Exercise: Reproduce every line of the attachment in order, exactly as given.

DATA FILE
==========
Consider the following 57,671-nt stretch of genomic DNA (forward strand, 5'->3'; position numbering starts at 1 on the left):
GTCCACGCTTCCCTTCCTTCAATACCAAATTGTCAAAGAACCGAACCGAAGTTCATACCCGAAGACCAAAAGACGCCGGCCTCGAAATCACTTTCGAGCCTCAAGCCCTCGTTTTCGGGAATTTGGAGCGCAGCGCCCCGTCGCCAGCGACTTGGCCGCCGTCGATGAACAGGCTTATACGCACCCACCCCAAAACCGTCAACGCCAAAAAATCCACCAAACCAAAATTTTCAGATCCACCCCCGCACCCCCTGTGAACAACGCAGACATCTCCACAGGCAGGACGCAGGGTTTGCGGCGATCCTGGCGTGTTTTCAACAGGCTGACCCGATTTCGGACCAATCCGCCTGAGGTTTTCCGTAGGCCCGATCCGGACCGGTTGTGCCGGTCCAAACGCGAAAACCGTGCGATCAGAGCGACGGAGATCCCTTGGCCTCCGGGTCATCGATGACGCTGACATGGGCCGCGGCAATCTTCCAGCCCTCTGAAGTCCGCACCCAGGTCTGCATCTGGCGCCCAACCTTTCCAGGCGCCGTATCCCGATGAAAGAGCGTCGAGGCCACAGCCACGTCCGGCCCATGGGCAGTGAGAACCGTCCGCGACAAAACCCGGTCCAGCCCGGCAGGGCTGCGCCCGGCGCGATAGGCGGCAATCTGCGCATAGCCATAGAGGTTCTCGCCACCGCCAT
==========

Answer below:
Consider the following 57,671-nt stretch of genomic DNA (forward strand, 5'->3'; position numbering starts at 1 on the left):
GTCCACGCTTCCCTTCCTTCAATACCAAATTGTCAAAGAACCGAACCGAAGTTCATACCCGAAGACCAAAAGACGCCGGCCTCGAAATCACTTTCGAGCCTCAAGCCCTCGTTTTCGGGAATTTGGAGCGCAGCGCCCCGTCGCCAGCGACTTGGCCGCCGTCGATGAACAGGCTTATACGCACCCACCCCAAAACCGTCAACGCCAAAAAATCCACCAAACCAAAATTTTCAGATCCACCCCCGCACCCCCTGTGAACAACGCAGACATCTCCACAGGCAGGACGCAGGGTTTGCGGCGATCCTGGCGTGTTTTCAACAGGCTGACCCGATTTCGGACCAATCCGCCTGAGGTTTTCCGTAGGCCCGATCCGGACCGGTTGTGCCGGTCCAAACGCGAAAACCGTGCGATCAGAGCGACGGAGATCCCTTGGCCTCCGGGTCATCGATGACGCTGACATGGGCCGCGGCAATCTTCCAGCCCTCTGAAGTCCGCACCCAGGTCTGCATCTGGCGCCCAACCTTTCCAGGCGCCGTATCCCGATGAAAGAGCGTCGAGGCCACAGCCACGTCCGGCCCATGGGCAGTGAGAACCGTCCGCGACAAAACCCGGTCCAGCCCGGCAGGGCTGCGCCCGGCGCGATAGGCGGCAATCTGCGCATAGCCATAGAGGTTCTCGCCACCGCCAT